By Carey Gillam
(Reuters) - After a nearly day-long delay amid a flurry of final appeals, Missouri put to death a triple murderer who had claimed both that he was innocent and that he suffered from mental incompetence.
John Middleton, 54, was given a lethal injection and pronounced dead at 7:06 p.m. CST, according to Missouri Department of Corrections spokesman Mike O'Connell.
Middleton had been scheduled to die by lethal injection shortly after midnight on Wednesday at a state prison in Bonne Terre but the execution was called off after a late-night stay of execution granted by U.S. District Judge Catherine Perry.
She ruled that Middleton met a standard for mental incapacity and should be given a chance for a new hearing. The U.S. Supreme Court has ruled it unconstitutional to execute inmates with mental disabilities.
That stay was lifted Wednesday morning by an appellate court but Perry again issued a stay and the matter went back to the appellate court and to the Missouri Supreme Court, both of which ordered that the execution could proceed. The U.S. Supreme Court also refused to issue a stay and the execution began at 6:58 p.m. local time, prison officials said.
Middleton is a former methamphetamine dealer who was convicted of the 1995 murders of three people who had ties to the drug trade and who prosecutors said Middleton feared would inform on him to police.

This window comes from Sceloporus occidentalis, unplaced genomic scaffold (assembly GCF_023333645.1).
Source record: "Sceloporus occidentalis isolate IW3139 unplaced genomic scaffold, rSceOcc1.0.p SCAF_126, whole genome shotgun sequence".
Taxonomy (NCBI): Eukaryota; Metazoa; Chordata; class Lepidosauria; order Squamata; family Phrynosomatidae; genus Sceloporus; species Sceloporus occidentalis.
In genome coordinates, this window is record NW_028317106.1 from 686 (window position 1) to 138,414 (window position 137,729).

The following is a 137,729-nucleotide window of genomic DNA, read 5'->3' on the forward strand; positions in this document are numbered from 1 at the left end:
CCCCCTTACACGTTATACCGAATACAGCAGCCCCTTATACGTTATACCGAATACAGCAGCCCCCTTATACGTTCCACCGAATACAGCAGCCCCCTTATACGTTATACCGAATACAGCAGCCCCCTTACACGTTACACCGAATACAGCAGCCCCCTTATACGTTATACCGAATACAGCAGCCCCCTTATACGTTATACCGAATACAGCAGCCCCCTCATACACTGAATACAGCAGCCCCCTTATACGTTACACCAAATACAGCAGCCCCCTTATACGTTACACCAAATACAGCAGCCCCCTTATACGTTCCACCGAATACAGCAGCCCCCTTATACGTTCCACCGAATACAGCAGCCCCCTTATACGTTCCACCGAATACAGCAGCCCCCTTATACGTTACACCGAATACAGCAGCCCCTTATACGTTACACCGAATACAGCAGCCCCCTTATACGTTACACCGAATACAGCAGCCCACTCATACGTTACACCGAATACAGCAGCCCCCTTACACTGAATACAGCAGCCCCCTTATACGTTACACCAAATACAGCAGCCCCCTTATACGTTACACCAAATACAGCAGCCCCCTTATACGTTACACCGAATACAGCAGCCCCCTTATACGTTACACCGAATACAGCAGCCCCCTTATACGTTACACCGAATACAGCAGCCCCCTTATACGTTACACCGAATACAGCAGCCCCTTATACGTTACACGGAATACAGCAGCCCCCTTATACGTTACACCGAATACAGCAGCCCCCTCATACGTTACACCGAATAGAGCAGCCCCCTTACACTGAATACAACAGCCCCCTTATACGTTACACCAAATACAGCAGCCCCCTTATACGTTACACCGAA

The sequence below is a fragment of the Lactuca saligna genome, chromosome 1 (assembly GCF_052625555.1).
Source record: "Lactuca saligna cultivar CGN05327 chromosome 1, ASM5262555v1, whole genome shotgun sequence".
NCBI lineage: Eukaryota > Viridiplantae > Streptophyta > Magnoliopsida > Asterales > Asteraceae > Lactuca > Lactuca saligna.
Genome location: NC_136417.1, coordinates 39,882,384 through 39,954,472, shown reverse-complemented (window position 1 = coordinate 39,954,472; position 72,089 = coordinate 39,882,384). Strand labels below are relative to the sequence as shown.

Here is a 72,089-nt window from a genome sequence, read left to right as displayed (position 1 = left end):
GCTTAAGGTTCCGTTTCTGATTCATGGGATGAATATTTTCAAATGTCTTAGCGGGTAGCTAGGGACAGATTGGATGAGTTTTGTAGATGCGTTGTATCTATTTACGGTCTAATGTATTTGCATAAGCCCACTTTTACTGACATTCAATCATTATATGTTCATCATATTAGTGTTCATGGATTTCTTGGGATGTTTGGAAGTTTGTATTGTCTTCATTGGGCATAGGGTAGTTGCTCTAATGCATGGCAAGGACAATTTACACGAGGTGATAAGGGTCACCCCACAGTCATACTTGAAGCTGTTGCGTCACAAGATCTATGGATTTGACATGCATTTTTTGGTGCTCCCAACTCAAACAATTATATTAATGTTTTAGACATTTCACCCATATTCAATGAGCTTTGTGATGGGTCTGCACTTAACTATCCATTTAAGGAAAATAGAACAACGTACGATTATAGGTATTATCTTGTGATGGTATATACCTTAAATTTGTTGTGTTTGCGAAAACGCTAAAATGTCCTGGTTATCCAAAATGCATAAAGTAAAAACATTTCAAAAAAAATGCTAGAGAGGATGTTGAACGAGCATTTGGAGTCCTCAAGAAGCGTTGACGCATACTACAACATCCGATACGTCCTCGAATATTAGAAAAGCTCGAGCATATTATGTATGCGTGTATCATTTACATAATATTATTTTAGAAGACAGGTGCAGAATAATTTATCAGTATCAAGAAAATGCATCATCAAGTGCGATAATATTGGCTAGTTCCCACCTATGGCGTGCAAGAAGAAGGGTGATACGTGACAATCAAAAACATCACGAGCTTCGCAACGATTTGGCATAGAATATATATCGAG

Apart from claims of mental incapacity, Middleton's lawyers had also argued that new evidence showed Middleton was innocent of the killings of Randy Hamilton, Stacey Hodge and Alfred Pinegar in the summer of 1995.
Missouri Attorney General Chris Koster said Middleton's claims were not valid and justice was done.
“Twenty years ago, John Middleton murdered three people out of fear they would expose him as the drug dealer he was," Koster said in a statement. "He received the death penalty for each of his three murders. This evening, Mr. Middleton paid the ultimate price for his choices.”
(This story was refiled to remove extraneous word in paragraph 4)
(Reporting by Carey Gillam in Kansas City; Editing by Bill Trott, Jim Loney and Eric Walsh)